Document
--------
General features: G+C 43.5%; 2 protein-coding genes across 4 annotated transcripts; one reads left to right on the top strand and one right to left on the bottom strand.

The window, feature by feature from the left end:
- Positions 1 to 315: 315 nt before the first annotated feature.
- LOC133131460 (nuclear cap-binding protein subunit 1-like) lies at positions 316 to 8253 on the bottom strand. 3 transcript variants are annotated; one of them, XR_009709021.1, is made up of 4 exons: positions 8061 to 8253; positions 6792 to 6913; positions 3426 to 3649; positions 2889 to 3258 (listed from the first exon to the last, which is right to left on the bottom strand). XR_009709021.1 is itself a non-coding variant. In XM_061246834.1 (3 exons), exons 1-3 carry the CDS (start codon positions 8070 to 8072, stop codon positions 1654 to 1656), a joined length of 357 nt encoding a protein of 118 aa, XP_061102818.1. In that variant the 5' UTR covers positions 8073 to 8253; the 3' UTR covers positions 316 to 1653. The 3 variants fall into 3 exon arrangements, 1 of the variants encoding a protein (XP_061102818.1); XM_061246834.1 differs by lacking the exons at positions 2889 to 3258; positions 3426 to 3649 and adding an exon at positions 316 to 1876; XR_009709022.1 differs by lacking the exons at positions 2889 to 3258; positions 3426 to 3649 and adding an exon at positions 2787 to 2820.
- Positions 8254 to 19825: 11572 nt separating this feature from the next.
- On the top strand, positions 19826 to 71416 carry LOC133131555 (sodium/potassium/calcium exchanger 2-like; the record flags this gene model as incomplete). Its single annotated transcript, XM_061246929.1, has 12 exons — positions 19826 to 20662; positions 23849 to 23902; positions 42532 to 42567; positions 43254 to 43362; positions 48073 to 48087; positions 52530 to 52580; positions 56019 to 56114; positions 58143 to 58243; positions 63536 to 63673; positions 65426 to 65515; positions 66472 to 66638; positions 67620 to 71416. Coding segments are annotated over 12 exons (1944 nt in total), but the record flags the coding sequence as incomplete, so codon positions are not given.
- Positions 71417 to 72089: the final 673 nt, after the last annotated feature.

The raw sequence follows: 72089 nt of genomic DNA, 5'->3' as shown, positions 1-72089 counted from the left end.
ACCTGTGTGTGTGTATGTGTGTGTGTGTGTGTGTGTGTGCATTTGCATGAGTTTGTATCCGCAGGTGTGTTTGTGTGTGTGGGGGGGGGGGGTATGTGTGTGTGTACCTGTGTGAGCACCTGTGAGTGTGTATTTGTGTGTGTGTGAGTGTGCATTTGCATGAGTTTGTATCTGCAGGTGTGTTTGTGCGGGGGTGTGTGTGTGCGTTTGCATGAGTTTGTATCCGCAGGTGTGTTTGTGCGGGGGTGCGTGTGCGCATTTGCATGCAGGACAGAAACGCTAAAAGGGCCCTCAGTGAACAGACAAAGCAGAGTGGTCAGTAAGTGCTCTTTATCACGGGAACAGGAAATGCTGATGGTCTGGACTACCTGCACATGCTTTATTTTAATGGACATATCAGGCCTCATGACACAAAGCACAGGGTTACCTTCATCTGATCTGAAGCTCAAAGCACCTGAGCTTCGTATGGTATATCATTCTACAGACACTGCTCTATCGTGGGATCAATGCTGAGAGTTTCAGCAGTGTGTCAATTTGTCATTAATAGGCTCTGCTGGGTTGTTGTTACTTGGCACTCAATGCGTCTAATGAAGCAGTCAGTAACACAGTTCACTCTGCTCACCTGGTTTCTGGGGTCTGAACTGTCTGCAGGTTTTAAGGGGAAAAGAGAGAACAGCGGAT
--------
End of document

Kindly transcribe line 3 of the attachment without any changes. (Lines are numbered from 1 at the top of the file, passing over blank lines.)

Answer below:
- Positions 1 to 315: 315 nt before the first annotated feature.